The busyness of life can make it easy to avoid being alone with yourself. Everything from errands to emails and carpools to committees keeps our time locked up. iPhones and Instagram give us the freedom to search and scan anyplace and allow for us to numb our own thoughts and experiences. We put music in our ears and videos in front of our eyes, entering into the noise that tunes out our own thoughts, emotions, and inner experiences. We never have to be bored and if we are not interested in something or someone, we simply tune in to tune out.
But, what is the cost of tuning out ourselves?
What happens when we forget to practice knowing, listening, and caring for ourselves is an unsettling thought. The risk of being disconnected and distracted from the one relationship we will always be a part of is significant. Self-awareness is subpar. Creativity is compromised. Self-soothing is sacrificed. Interdependence is irrelevant. And awareness is absent.
Like any relationship, to learn and know the other, we must spend time together. We learn ourselves in this same way. We spend time in thought, learning about where our mind takes us–what ideas it brings up, what stories it tells us, and what it longs to know more of. We spend time in emotion, noticing what information our feelings are giving us and how they are hoping to serve us best. And with time we become curious and responsive to our feelings rather than avoidant and reactive.
“Truly transformational knowledge is always personal, never merely objective. It involves knowing of, not merely knowing about. And it is always relational. It grows out of a relationship to the object that is known—whether this is God or one’s self.”
―David G. Benner, The Gift of Being Yourself
As Benner writes, and I echo, “knowing of” is different than knowing “about,” or knowing facts about oneself. You can know you don’t like eggplant, classic rock, or math. Knowing of though, knowing of is knowledge about your identity. It is the backdrop to what makes you tick and how you know your worth. It’s the awareness of your comfort with certain ideas and fear around others. It’s the weight of resting in your abilities and limitations. It’s the why behind your preference of ideas and information that resonate in your head and heart.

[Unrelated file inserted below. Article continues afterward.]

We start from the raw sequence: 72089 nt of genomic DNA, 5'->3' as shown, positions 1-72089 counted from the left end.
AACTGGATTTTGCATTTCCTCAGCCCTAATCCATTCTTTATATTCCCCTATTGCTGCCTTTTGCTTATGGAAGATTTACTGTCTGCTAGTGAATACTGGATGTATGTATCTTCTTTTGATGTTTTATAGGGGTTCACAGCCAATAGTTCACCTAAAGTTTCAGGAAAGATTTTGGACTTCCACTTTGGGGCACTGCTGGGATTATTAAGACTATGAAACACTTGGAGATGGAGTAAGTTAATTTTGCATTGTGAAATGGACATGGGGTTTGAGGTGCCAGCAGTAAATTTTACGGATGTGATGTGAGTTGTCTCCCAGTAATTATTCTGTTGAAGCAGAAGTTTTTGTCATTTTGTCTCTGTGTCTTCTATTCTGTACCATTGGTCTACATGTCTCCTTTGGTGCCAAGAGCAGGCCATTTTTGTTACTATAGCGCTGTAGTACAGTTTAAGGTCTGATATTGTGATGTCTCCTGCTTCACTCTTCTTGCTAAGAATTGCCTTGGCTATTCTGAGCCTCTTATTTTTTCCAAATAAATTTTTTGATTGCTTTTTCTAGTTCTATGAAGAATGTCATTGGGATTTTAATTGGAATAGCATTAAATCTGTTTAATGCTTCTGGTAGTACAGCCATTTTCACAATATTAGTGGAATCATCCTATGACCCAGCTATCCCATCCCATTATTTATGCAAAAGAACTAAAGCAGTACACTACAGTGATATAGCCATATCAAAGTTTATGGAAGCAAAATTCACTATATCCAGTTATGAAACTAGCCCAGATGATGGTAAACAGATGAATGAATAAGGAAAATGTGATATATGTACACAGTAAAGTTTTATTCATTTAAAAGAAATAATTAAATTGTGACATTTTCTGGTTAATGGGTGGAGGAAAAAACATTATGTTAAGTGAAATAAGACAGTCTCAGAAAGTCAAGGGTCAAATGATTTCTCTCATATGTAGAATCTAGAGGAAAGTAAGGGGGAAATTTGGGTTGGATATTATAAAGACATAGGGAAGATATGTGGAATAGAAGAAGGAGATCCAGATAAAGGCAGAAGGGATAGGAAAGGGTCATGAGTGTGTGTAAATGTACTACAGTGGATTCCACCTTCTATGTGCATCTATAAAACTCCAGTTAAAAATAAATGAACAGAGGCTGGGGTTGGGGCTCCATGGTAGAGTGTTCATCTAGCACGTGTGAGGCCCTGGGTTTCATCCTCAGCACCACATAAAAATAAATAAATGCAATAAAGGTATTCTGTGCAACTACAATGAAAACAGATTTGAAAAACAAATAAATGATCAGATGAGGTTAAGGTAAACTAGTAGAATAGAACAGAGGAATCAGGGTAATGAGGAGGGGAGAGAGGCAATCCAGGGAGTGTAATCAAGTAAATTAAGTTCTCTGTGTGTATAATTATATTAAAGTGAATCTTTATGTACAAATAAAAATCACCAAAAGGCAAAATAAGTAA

Knowing of oneself is the beautifully messy practice of being seen by yourself, faults and all, and learning yourself. It’s going deeper into your needs and wants, stretching yourself in acknowledging the parts of you that create discontentment, and making peace through acceptance and love for the unique way in which you are you. It is learning to be ok with you, and maybe even learning to like you, not in spite of your humanness, but alongside it.
This isn’t an excuse to stay stuck or ineffective. Rather, an honest acceptance of where you are and what you are doing, effective or not, that gives grace to your faults and less desirable parts. This self-given grace gives way to growth and change. It cannot help but give birth to ideas, talents, and passions. As you learn the ways in which you best learn, grow, connect, and soothe, you move towards goals, values, and contentment.
As the temptation towards busy arises within you this coming month, I encourage you to take time alone. Absorb the silence on an early morning run, letting your mind and heart connect. Pause over a cup of coffee, no agenda or technology, simply noticing those around you. Make space to learn yourself by experiencing yourself without distraction or easy ways of disconnecting. Learn to be alone with yourself and learn to be in the best relationship with the one person who will be with you the rest of your life.
Written by Lindsay Williams, MA, LPC.
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